8 March 2019 - Andreas Vlachos: Seminar
Imitation learning, zero-shot learning and automated fact checking
In this talk I will give an overview of my research in machine learning for natural language processing. I will begin by introducing my work on imitation learning, a machine learning paradigm I have used to develop novel algorithms for structure prediction that have been applied successfully to a number of tasks such as semantic parsing, natural language generation and information extraction. Key advantages are the ability to handle large output search spaces and to learn with non-decomposable loss functions. Following this, I will discuss my work on zero-shot learning using neural networks, which enabled us to learn models that can predict labels for which no data was observed during training. I will conclude with my work on automated fact-checking, a challenge we proposed in order to stimulate progress in machine learning, natural language processing and, more broadly, artificial intelligence.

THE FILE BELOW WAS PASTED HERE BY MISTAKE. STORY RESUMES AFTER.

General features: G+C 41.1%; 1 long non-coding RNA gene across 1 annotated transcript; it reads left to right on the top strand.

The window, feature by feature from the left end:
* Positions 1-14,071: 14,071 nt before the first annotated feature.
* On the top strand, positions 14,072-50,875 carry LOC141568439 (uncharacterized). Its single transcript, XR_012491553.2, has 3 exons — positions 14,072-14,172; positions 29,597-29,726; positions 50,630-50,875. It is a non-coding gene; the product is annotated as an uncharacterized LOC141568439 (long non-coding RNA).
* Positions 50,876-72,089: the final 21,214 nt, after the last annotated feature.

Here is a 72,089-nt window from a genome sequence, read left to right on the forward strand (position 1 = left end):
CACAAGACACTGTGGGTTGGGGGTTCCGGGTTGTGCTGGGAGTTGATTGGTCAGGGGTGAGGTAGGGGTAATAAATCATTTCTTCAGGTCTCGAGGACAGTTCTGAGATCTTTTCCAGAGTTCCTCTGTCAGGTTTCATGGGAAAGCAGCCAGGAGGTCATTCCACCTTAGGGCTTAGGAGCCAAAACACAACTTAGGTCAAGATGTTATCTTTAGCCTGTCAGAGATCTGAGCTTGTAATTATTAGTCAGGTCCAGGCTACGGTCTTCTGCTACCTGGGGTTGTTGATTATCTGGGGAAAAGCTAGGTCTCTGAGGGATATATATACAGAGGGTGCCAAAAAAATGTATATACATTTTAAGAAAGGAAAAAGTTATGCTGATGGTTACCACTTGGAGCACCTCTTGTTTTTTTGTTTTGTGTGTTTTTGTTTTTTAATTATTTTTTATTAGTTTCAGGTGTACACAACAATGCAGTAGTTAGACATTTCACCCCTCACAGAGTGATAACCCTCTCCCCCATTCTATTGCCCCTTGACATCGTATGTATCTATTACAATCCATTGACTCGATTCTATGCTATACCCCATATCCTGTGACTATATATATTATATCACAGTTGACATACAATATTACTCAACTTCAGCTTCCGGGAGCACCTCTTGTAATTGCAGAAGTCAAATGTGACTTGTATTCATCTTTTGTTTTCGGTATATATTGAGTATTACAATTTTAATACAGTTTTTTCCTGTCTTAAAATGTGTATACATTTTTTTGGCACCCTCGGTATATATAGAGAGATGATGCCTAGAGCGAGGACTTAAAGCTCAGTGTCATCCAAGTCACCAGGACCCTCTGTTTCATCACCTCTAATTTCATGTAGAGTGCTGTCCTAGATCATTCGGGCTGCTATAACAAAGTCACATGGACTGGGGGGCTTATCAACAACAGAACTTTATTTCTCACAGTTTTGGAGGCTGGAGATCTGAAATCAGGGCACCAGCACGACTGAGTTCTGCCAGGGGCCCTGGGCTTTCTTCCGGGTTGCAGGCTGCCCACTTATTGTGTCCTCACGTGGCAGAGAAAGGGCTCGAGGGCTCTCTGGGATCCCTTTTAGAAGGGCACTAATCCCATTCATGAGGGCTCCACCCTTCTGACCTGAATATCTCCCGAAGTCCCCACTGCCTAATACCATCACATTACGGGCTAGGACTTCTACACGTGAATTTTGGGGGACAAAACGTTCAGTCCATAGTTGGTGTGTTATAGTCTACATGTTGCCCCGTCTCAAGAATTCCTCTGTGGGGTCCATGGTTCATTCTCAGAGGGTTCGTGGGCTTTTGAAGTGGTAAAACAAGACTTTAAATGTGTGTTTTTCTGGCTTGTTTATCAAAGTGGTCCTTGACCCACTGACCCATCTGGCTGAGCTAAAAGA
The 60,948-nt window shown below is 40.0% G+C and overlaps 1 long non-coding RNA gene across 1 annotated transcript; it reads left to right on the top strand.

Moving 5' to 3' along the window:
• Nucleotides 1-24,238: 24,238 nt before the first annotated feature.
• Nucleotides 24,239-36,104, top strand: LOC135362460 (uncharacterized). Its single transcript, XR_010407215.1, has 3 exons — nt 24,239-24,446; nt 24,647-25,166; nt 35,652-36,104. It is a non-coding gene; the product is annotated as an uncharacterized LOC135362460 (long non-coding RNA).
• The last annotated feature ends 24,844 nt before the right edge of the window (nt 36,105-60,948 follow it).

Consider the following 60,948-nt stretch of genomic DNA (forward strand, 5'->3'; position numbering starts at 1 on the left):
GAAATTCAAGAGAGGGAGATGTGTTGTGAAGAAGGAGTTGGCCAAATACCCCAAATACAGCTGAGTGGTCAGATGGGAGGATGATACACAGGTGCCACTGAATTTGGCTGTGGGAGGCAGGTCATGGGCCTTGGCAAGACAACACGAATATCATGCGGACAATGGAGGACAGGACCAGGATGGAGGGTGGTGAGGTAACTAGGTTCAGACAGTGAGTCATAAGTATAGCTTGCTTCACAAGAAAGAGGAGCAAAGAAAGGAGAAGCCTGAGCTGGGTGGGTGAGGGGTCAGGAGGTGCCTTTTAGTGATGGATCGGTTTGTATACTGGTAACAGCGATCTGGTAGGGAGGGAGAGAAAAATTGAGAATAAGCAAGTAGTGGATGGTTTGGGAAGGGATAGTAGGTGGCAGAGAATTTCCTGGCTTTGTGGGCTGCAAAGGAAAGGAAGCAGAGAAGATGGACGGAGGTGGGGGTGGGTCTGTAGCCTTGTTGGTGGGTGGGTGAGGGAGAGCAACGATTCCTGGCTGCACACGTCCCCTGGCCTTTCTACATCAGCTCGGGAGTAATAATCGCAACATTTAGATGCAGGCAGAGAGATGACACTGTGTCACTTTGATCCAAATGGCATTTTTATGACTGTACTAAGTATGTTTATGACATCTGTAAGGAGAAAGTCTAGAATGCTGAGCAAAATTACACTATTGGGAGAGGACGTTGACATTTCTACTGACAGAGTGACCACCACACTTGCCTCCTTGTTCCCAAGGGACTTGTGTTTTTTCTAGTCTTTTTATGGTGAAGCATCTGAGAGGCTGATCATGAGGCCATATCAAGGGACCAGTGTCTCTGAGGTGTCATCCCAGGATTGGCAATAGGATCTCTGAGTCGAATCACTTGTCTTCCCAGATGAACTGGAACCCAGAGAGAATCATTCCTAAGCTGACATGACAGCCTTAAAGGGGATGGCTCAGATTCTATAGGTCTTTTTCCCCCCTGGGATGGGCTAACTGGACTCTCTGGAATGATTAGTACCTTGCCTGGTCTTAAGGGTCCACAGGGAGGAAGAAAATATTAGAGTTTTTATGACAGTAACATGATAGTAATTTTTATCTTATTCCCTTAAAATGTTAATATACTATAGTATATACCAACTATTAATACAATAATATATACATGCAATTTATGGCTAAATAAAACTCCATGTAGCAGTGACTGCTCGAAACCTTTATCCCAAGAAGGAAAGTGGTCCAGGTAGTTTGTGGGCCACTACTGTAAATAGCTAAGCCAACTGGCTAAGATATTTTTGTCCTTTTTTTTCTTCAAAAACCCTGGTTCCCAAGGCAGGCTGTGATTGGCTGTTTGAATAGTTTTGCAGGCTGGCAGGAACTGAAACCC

Since October 2018, I am a senior lecturer at the Natural Language and Information Processing group at the Department of Computer Science and Technology at the University of Cambridge. Current projects include natural language generation, automated fact checking and imitation learning. I have also worked on semantic parsing, language modelling, information extraction, active learning, clustering and biomedical text mining. Prior to this I was a lecturer at the University of Sheffield, working on the intersection of Natural Language Processing and Machine Learning. Previously I was a postdoc at the Machine Reading group at UCL working with Sebastian Riedel, at the NLIP group at the University of Cambridge working with Stephen Clark and at the University of Wisconsin-Madison working with Mark Craven. I did my PhD at the Unversity of Cambridge with Ted Briscoe and Zoubin Ghahramani.